Paintings by Shoshannah Brombacher
Exile is punishment; exile is a constant reminder of our fallen status; exile fills us with longings for a permanent home we cannot possess. Paradoxically exile is also where we are most comfortable and where we are most creative with our lives. Exile produced the Talmud, the Zohar, the Rambam and the Shulhan Aruch. Exile, tragically and triumphantly, is still the place of Judaism. The art of Shoshannah Brombacher is a poignant exploration of the art of exile.
Adopting an immediately recognizable exilic style, many of her works have a Chagall-like ambience that perfectly suits her subjects. Chagall was perhaps the most recognizable Jewish artist of the twentieth century who epitomized the Jewish artist in exile; resolutely French in his color and artistic language, deeply Russian in his shtetl images and proudly Jewish in his artistic soul. Much of her work in this manner transforms the Chagall style into a geometrical analysis of exilic themes that she has made very much her own.
Iber di Shtadt 1 (1994) provides an aerial view the city of Berlin, tracing the route from East to West, from captivity to freedom, that resonates equally with the artist's sojourn there and the deeply troubled history that is inescapable in every stone, statue and boulevard of the German capital. The angel hovering in the visual foreground adds a poignant tension, reminding us of the kind of divine protection Jews existentially need when they walk the streets of the city that was in all too recent memory, the heart of the beast.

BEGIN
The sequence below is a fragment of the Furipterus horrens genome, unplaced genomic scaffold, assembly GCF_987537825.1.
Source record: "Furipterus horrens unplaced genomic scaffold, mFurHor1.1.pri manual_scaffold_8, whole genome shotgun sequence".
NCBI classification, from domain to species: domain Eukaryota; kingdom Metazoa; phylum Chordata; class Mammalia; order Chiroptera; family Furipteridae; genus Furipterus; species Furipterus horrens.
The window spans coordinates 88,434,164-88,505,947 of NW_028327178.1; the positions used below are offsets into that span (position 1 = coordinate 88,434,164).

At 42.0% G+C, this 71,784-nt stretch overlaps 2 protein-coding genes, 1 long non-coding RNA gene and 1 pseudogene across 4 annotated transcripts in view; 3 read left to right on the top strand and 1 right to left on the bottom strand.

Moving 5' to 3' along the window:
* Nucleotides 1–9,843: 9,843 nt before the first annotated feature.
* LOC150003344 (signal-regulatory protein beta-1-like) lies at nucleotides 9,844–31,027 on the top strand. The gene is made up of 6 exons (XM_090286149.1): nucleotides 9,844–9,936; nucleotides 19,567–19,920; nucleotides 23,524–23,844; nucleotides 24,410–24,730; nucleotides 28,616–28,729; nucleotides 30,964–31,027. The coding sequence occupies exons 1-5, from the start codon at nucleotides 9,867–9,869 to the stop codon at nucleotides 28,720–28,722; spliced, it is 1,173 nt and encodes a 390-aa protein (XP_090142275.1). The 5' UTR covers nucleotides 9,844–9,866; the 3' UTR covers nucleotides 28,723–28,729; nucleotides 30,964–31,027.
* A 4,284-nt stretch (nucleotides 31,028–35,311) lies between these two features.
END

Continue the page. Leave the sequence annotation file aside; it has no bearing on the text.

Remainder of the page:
This type of reflection on Jewish history runs through Brombacher's work, especially evidenced in the ink drawing of The Golem of Prague (1994).The agitated lines springing from the columns of the ancient Alte Neue Shul in Prague form a musical rhythm echoed throughout the drawing cumulating in the mystical Hebrew letters whirling around Rabbi Loeb. Their beauty seduces us with the magic of the Rabbi's incantations that will create a living being out of clay until we notice the other letters towering over the scene. Dalet, lamed, mem, alef, ayin, represent the Hebrew of: “Know before Whom you stand.” Indeed we now see this injunction, found inscribed above so many arks, to be a warning not only to be humble but also to curb our attempts at self-defense using extraordinary spiritual means. Perhaps the means of heaven must be left in the hands of heaven.
Many aspects of our experience are just beyond our comprehension, especially the rich prospects of our dreams. Le Songe depicts the dream as another kind of reality, a place of floating embryos in which everything is pregnant with meaning and the possibility of future action. Here the dreamer is encapsulated in the womb of his sleep even as we can see his dream in another circle of light that surrounds a blue horse and tiny rider of his fantasy.